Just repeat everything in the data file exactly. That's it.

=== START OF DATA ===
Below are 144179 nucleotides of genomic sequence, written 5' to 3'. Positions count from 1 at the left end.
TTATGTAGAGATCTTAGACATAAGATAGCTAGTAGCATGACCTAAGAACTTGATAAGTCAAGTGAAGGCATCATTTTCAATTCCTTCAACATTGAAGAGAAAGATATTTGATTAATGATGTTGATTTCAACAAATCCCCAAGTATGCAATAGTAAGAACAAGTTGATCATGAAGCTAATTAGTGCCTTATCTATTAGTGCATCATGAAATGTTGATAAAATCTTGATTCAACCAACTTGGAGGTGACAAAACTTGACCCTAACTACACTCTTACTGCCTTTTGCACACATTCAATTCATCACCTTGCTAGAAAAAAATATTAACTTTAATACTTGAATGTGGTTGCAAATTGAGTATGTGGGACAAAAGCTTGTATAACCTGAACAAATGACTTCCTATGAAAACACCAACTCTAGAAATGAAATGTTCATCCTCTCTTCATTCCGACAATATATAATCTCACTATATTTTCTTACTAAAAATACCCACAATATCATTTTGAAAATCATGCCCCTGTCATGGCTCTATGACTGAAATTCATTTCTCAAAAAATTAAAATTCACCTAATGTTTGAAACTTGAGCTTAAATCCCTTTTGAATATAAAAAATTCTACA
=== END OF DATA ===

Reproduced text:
Below are 144179 nucleotides of genomic sequence, written 5' to 3'. Positions count from 1 at the left end.
TTATGTAGAGATCTTAGACATAAGATAGCTAGTAGCATGACCTAAGAACTTGATAAGTCAAGTGAAGGCATCATTTTCAATTCCTTCAACATTGAAGAGAAAGATATTTGATTAATGATGTTGATTTCAACAAATCCCCAAGTATGCAATAGTAAGAACAAGTTGATCATGAAGCTAATTAGTGCCTTATCTATTAGTGCATCATGAAATGTTGATAAAATCTTGATTCAACCAACTTGGAGGTGACAAAACTTGACCCTAACTACACTCTTACTGCCTTTTGCACACATTCAATTCATCACCTTGCTAGAAAAAAATATTAACTTTAATACTTGAATGTGGTTGCAAATTGAGTATGTGGGACAAAAGCTTGTATAACCTGAACAAATGACTTCCTATGAAAACACCAACTCTAGAAATGAAATGTTCATCCTCTCTTCATTCCGACAATATATAATCTCACTATATTTTCTTACTAAAAATACCCACAATATCATTTTGAAAATCATGCCCCTGTCATGGCTCTATGACTGAAATTCATTTCTCAAAAAATTAAAATTCACCTAATGTTTGAAACTTGAGCTTAAATCCCTTTTGAATATAAAAAATTCTACA